By Prof. Aleko Miho
The path followed throughout this transition period for the use of natural resources and the protection of the environment has been very depressing, with very impressive traces, in many cases irreversible, with many costs and serious consequences in the country’s economy, but also in health itself Human’s. It is enough to mention here the excessive use of forests, the extreme depletion of fauna, of aromatic-medicinal plants, the indiscriminate use of agricultural land, urbanization, its pollution from the indiscriminate use of chemical fertilizers and pesticides, pollution from waste water, from urban and industrial waste, the occupation of the coastal dune belt, construction in protected areas, and finally the overexploitation of rivers for hydropower. Many people use the saying “The environment in Albania is an orphan” for this disregard for the environment and natural resources! This had its own historical reasons, state of transition, thirst for immediate benefits, for quick and easy development, for quick enrichment, but also from ignorance, lack of experience and limited qualification of environmental experts.
Regarding the latter, I can say with complete conviction that the scheme today for the qualification and licensing of environmental experts is a failure. The two responsible institutions, the Agricultural University (UBT) and the Polytechnic University (UPT) and the Ministry of Environment itself (today the Ministry of Tourism and Environment – MTM) have shown more formalism and why not also sectoral policy in the preparation and licensing of experts, as in quantity as well as quality – ‘lots and lots’, as the people say. Expertise in the Environment and for the proper recognition and utilization of Natural Resources requires a comprehensive qualification, with a strong basis in the natural sciences (biology, geology, geography, physics, chemistry), but also with knowledge in the related basic sciences (economics, law environmental), and by no means only with basic agronomic and engineering preparation, as has been done so far. In other words, an expert with basic agronomic or engineering training cannot give valid opinions on the use of natural resources, whether they are forests, medicinal plants, or when they are marble rocks or other minerals, surface, underground, sea water , river inert etc. Supported by the acts still in force, these types of experts have had and still have the main weight in all the environmental expertise in the country, but unfortunately also in the organic of the MMj, the KTA, and all other dependent institutions, in the center and the local government. This spirit, unlike all advanced experience, must turn, if we really want sustainable development, to stop further destruction, to save what remains, to renew where possible, and thus , to restore the trampled values of nature, to revive the hope of the new generation that our country is not different from all others in the region.
Both UBT and UPT, respected institutions for their diplomas, in their main purpose prepare experts who serve as users of the environment, i.e. how can the environment and its assets be exploited for economic purposes, for economic benefit from them in certain sectors of development! I don’t want to say that they don’t want to know about the other values of their recognition or protection, but this always remains secondary in relation to exploitation as the main goal. For this reason, it is not possible for these same experts to take on the evaluation of the quality of the environment, so it is not up to them to deal with the graduation of experts who must evaluate the natural resources and their preservation, or even the use of stable. Moreover, the environmental diplomas of UBT and UPT cannot be a reference, as the acts say today, for all other environmental diplomas from departments that prepare experts directly interested in environmental assessment, from natural sciences, biology, chemistry , physics, including geology and geography, but also economics and environmental law, etc. All these types of master’s degrees are fortunately left out of this scheme. This has prevented the natural sciences from going further in establishing or improving comprehensive interdisciplinary degrees for real experts who can be real leaders for environmental assessment (team leader). I think this spirit needs to change! This also requires cooperation with the Ministry of Education (MES), which knows well the institutions and their environmental curricula, but the MES can also encourage, support and accredit the opening of interdisciplinary environmental programs at HEIs with more experience. The Environmental Expert must also be included in the regulated professions, and the MAS can also follow their continuing qualification, as in the entire system of regulated professions.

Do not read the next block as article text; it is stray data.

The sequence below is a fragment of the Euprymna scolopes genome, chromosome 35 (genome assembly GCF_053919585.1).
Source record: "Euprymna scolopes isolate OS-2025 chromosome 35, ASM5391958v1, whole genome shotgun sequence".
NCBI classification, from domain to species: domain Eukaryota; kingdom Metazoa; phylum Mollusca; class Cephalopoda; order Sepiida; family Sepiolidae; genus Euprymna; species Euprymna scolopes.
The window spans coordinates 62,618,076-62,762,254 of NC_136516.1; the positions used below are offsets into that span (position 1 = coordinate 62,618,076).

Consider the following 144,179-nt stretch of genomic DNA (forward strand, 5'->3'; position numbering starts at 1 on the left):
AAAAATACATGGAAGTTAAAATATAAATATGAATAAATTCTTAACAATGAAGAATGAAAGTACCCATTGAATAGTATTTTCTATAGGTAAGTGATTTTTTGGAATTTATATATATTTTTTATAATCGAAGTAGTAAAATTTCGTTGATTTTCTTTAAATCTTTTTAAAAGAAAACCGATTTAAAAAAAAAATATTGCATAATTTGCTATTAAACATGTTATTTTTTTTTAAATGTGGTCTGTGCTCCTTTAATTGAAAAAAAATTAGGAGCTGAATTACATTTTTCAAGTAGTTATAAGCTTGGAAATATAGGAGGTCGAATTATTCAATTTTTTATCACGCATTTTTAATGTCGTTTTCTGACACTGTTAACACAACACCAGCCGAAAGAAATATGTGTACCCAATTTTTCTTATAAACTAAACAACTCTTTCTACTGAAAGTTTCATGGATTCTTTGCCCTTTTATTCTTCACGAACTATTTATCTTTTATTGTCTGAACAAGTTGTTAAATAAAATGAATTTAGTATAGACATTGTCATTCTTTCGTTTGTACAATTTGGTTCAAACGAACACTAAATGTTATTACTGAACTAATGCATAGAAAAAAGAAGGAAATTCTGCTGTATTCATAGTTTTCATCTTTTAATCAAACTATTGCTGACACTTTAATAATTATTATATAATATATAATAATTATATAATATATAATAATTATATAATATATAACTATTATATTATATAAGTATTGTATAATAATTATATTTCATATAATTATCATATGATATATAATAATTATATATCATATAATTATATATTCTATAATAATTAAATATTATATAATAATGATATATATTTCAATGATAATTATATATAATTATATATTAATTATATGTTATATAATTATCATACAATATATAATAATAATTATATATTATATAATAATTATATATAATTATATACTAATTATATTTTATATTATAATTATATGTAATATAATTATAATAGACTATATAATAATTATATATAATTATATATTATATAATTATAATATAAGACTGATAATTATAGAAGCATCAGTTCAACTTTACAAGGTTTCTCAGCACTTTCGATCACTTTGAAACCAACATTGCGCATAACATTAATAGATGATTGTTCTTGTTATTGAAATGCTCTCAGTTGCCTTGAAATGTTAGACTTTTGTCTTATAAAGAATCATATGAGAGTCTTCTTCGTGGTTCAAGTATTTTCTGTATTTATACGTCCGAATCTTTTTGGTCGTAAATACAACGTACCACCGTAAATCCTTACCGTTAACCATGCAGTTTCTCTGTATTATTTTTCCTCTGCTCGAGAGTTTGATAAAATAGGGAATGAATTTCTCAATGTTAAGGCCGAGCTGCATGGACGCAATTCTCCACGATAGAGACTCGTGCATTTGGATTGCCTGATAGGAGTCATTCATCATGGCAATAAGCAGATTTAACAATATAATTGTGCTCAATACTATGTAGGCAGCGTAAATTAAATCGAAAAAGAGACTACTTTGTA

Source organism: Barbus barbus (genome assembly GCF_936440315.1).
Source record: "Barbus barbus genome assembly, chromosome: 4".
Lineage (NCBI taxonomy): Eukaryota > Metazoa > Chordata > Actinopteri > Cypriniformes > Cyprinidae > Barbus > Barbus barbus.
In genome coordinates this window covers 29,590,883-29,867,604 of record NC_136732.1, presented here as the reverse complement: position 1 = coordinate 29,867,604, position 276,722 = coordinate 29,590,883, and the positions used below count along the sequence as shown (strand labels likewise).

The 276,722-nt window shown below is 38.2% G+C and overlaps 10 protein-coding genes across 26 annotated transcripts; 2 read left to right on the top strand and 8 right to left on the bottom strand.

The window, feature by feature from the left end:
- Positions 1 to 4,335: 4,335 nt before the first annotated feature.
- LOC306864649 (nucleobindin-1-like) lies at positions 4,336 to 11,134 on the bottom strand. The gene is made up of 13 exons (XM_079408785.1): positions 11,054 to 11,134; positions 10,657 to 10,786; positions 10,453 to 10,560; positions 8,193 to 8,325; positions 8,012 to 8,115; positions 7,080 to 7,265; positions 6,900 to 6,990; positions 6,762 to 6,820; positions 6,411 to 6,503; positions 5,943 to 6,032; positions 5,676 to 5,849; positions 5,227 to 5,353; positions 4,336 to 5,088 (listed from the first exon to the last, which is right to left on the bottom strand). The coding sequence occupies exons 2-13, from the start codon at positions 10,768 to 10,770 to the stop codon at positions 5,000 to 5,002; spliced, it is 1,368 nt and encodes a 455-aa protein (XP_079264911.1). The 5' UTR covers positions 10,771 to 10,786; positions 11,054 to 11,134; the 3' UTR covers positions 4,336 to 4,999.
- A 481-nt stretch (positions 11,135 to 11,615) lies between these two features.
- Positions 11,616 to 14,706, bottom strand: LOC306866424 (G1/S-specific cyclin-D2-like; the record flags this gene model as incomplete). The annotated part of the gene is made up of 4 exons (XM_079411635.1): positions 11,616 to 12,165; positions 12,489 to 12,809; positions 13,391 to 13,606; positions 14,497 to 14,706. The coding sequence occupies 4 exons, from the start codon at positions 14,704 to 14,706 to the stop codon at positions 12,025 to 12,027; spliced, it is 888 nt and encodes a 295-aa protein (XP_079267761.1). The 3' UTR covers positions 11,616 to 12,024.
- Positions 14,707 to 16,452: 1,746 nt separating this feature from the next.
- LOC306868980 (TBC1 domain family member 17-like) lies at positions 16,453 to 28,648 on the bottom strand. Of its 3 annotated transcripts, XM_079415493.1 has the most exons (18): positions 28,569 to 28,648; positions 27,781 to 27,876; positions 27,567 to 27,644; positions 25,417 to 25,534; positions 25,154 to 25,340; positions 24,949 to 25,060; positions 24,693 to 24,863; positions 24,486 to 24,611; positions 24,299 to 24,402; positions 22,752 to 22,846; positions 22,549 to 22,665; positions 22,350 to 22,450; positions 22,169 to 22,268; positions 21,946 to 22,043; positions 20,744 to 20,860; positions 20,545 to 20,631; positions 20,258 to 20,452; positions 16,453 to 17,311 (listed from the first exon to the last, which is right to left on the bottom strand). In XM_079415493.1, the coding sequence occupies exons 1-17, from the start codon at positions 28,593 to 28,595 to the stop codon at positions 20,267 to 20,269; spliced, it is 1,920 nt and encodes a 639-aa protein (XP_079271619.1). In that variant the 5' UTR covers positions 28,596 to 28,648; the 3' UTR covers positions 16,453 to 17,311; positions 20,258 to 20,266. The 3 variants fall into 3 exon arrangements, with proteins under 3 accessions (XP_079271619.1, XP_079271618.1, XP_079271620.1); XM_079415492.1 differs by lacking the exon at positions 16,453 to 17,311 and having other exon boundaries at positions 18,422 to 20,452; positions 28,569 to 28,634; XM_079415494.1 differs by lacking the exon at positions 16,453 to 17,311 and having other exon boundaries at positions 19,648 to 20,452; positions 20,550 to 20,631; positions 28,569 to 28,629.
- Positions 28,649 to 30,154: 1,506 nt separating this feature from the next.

There is another wonder in the attitude towards the environment. EIA reports are drawn up today by studios or physical experts contracted directly by the construction entity – understand here paid, not bad at all! In this way, no matter how qualified a particular studio or expert is, it is extremely difficult, if not impossible, to reject a project when it conflicts with the values of nature! The fact is that whenever a concession permit is granted by the relevant Department in the Ministry of Energy (today the Ministry of Infrastructure and Energy – MIE), for the construction or use of an area, all the expertise tries to explain how the construction or use should be as efficient as possible. friendly with nature, doing for this mostly the advocacy of the construction subject, but never opposition or reversal as impossible construction! The solution of this contradiction/conflict of interest certainly requires legal regulation, creating complete independence of environmental expertise from the construction entity or developer.